Advanced Micro Devices, Inc. (AMD) is up just 1% so far in 2021, but not without a huge buying opportunity at its low posted on March 18, 2020. The stock is trading above its quarterly pivot at $91.37, which is the key level to hold on weakness.
- AMD stock held its 200-day simple moving average (SMA) when it was $37.66 om March 18, 2020.
- The stock has been above a golden cross since June 13, 2018.
- AMD set a multi-year high of $99.23 on Jan. 11, 2021.
- Don't chase this strength, as its 12-week slow stochastic reading is declining.
Traders and investors had the technical signals to capture a major portion of a 163% gain from $37.66 to $99.23. Today, with the stock 6.6% below the high, the upside potential appears limited. AMD stock is not cheap, as its P/E ratio is elevated at 81.93%, according to Macrotrends.
The Daily Chart for AMD
The daily chart for AMD shows that the stock is above its 50-day and 200-day SMAs at $92.00 and $76.08. This is a continuation of the golden cross that was confirmed back on June 13, 2018. Note the buying opportunity that occurred on March 18 at its 200-day SMA, then at $37.66.
After AMD set the high of $99.23 on Jan. 11, the stock traded as low as $84.66 on Feb. 1, a decline of 14.6%. Between these dates is the quarterly pivot at $91.37, which has been a magnet. Above the chart is a monthly risky level at $109.26. This level goes away at the end of February. The chance of trading up to this level by the end of the month is near zero given the neutral weekly chart below.
A price gap below $91.37 indicates risk to the lower two horizontal lines. The lowest level is the annual value level at $59.55. The middle horizontal line is its semiannual value level at $70.54.
The Weekly Chart for AMD
The weekly chart for AMD is neutral. The stock is above its five-week modified moving average of $90.05. AMD remains well above its 200-week SMA, or reversion to the mean, at $34.58. Note how the long-term bull market for AMD began from this moving average back in April 2016, when the average was $3.09.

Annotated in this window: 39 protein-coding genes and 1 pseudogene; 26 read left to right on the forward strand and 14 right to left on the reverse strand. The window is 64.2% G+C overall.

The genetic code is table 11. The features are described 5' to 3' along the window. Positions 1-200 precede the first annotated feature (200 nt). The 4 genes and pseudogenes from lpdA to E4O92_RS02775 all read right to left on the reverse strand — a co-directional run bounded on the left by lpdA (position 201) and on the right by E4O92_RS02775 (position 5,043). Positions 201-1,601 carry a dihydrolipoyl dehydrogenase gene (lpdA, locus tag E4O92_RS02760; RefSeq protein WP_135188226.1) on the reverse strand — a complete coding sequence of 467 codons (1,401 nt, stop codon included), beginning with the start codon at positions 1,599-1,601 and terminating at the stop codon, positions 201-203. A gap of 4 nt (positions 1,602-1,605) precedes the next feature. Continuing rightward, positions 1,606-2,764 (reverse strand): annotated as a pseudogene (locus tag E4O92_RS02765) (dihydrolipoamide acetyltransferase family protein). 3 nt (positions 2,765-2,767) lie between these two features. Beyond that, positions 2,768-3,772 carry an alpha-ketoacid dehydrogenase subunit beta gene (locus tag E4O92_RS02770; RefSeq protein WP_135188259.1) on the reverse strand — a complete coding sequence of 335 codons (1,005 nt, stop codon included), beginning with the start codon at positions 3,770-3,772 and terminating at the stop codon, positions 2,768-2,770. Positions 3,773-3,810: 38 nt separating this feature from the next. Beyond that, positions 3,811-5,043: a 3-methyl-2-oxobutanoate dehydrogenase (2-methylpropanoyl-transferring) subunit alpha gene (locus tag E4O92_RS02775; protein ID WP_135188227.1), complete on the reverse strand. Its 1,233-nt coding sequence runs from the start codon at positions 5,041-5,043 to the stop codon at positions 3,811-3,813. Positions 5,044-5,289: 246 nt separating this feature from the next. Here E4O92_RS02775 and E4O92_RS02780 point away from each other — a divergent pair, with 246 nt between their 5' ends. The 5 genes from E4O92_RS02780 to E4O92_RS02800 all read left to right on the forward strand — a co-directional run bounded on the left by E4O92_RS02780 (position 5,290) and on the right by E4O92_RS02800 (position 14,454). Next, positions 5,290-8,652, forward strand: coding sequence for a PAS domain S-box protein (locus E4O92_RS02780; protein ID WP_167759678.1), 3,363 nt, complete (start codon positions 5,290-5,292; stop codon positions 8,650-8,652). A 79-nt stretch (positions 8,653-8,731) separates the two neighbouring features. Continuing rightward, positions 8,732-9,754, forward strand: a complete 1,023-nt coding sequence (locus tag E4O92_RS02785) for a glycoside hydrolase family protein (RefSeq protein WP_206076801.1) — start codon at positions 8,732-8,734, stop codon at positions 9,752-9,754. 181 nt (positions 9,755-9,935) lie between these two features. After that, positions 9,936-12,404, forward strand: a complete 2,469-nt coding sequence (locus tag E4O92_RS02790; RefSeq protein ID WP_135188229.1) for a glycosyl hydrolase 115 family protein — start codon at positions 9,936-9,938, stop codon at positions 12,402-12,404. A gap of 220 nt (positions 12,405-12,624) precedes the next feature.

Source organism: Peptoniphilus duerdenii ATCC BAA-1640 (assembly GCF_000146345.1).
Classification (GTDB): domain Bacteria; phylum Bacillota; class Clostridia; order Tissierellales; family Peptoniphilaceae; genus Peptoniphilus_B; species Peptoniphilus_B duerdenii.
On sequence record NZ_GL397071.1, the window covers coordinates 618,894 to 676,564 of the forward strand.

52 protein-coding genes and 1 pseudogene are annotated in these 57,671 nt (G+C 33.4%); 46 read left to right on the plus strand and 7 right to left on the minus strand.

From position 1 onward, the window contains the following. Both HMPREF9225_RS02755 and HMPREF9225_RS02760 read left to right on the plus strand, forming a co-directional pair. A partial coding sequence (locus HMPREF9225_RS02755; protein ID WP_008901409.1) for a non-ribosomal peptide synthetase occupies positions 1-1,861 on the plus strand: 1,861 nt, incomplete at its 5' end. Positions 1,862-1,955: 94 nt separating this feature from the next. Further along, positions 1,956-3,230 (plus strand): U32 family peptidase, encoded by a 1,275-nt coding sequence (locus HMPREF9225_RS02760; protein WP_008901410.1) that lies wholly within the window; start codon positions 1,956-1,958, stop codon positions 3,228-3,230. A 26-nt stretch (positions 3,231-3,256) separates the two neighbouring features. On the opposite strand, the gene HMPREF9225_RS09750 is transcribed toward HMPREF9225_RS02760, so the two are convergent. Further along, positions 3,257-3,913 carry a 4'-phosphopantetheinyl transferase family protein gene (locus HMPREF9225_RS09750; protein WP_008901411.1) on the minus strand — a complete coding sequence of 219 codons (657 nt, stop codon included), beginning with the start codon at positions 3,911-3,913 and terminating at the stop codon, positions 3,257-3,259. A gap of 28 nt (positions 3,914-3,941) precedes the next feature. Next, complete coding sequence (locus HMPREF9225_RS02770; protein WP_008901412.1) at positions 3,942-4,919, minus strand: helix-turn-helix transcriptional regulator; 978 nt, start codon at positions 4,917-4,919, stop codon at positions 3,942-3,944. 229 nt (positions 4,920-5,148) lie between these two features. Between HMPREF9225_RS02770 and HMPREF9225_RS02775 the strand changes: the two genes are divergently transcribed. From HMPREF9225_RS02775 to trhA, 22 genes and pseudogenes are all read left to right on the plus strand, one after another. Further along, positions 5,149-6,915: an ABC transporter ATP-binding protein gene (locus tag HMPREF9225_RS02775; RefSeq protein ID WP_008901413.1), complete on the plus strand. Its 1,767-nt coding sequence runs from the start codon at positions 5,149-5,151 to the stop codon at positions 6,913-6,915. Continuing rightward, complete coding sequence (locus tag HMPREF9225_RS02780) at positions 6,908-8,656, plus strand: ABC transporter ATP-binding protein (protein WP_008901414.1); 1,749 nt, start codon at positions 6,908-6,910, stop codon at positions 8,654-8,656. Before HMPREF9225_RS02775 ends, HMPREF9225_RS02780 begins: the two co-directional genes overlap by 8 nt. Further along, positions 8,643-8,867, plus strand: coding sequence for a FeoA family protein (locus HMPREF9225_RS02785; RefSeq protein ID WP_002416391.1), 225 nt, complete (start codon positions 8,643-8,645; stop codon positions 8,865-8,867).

The 12x3x3 weekly slow stochastic reading slipped to 57.13 this week, down from 62.59 on May 5. This measure scales between 00.00 and 100.00, with a reading above 80.00 overbought and a reading below 20.00 oversold. A declining reading is a warning.
- Stochastics are a favored technical indicator because they are easy to understand and have a high degree of accuracy.
- Stochastics are used to show when a stock has moved into an overbought or oversold position.
- It can be beneficial to use stochastics in conjunction with an oscillator like the relative strength index (RSI) together.
Trading strategy: Buy AMD stock on weakness to the monthly and quarterly value levels at $46.86 and $45.50, respectively, and reduce holdings on strength to its weekly risky level at $55.48.
Technical guidelines: The closes on Dec. 31, 2020, were inputs to my proprietary analytics. Quarterly, semiannual, and annual levels were calculated based upon the last nine closes in these time horizons. Monthly levels for February were established based upon the Jan. 31 closes. New quarterly levels occur at the end of each quarter. Semiannual levels are updated at mid-year. Annual levels remain for the full year.
My choice of using 12x3x3 weekly slow stochastic readings was based upon backtesting many methods of reading share-price momentum with the objective of finding the combination that resulted in the fewest false signals. I did this following the stock market crash of 1987, so I have been happy with the results for more than 30 years.
The stochastic reading covers the last 12 weeks of highs, lows, and closes for the stock. There is a raw calculation of the differences between the highest high and lowest low versus the closes. These levels are modified to a fast reading and a slow reading, and I found that the slow reading worked the best.
The stochastic reading scales between 00.00 and 100.00, with readings above 80.00 considered overbought and readings below 20.00 considered oversold. A reading above 90.00 is considered an "inflating parabolic bubble" formation, which is typically followed by a decline of 10% to 20% over the next three to five months. A reading below 10.00 is considered "too cheap to ignore," which is typically followed by a gain of 10% to 20% over the next three to five months.
Disclosure: The author has no positions in any stocks mentioned and no plans to initiate any positions within the next 72 hours.